Flu Week/Book Review: Flu, by Gina Kolata

Flu‘s full title is Flu: The Story of the Great Influenza Pandemic of 1918.  It does not deliver what it promises, but what it does deliver is pretty neat.

From the title, I expected it to be about the biology and/or social effects of the 1918 flu pandemic.  I would have been perfectly fascinated by either of these.  The 1918 pandemic is one of very few plagues that was more deadly to healthy young adults than children and the elderly.  The only other disease I can think of that does that is HIV, and in that case it’s caused by the mechanism of transmission.  Both children and the elderly breathe, so that’s not the issue with the flu.  On a sociological level, the 1918 flu killed 3-5% of the world’s population, wiped entire villages off the map, and complicated the logistics of WW1.  How did people react to that?  How did it change society?  Flu talks a lot about how little the pandemic was talked about in the early aftermath, but nothing about how it affected society.

On the biological level, Flu raises several interesting mysteries. One, how did infections go from 0 to everyone so fast?  Even accounting for rapid transit, the disease seemed to spontaneously generate in multiple cities simultaneously.  Two, why did most of the victims suffer from an additional bacterial infection.  Was in opportunistic?  A co-infection that led to especially devastating outcomes?  She even hints that the answers may be related, but never returns to either.  My inner epidemiologist was heartbroken.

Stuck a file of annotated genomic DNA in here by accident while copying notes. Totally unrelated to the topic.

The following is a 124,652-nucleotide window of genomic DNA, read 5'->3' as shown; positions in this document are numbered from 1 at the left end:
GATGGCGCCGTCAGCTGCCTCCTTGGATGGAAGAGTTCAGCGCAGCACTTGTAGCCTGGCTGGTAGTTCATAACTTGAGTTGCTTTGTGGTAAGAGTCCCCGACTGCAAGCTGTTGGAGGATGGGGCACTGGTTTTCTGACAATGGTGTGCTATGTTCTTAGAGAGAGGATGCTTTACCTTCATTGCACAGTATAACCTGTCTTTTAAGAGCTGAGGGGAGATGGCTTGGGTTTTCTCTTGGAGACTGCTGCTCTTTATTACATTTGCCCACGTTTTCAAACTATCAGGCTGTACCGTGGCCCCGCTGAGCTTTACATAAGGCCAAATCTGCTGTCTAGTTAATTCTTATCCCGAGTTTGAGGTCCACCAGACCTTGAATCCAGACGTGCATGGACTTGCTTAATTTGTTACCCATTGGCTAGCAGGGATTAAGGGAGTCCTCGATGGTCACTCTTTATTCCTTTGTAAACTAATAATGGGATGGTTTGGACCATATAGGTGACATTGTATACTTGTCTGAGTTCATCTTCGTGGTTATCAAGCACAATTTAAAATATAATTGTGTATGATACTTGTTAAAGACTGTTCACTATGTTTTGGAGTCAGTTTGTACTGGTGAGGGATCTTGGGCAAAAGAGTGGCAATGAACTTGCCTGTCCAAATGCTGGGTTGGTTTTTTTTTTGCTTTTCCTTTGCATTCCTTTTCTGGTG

What Flu does talk about is how scientists have investigated these questions.  The anti-body work to demonstrate it was probably pig flu.  The ingenious methods of finding samples from a disease that died out 30-80 years ago.  Some of the politics of handling potential modern epidemics.  These are all fascinating, and important, and really hard to do well.  Demonstrating how science progresses is in many ways more valuable than any given scientific fact, which has a 50% chance of being proven wrong   I do wish Kolata hadn’t gotten my hopes up so high with the medical mysteries, but I would have happily read a book that promised exactly what this one delivered.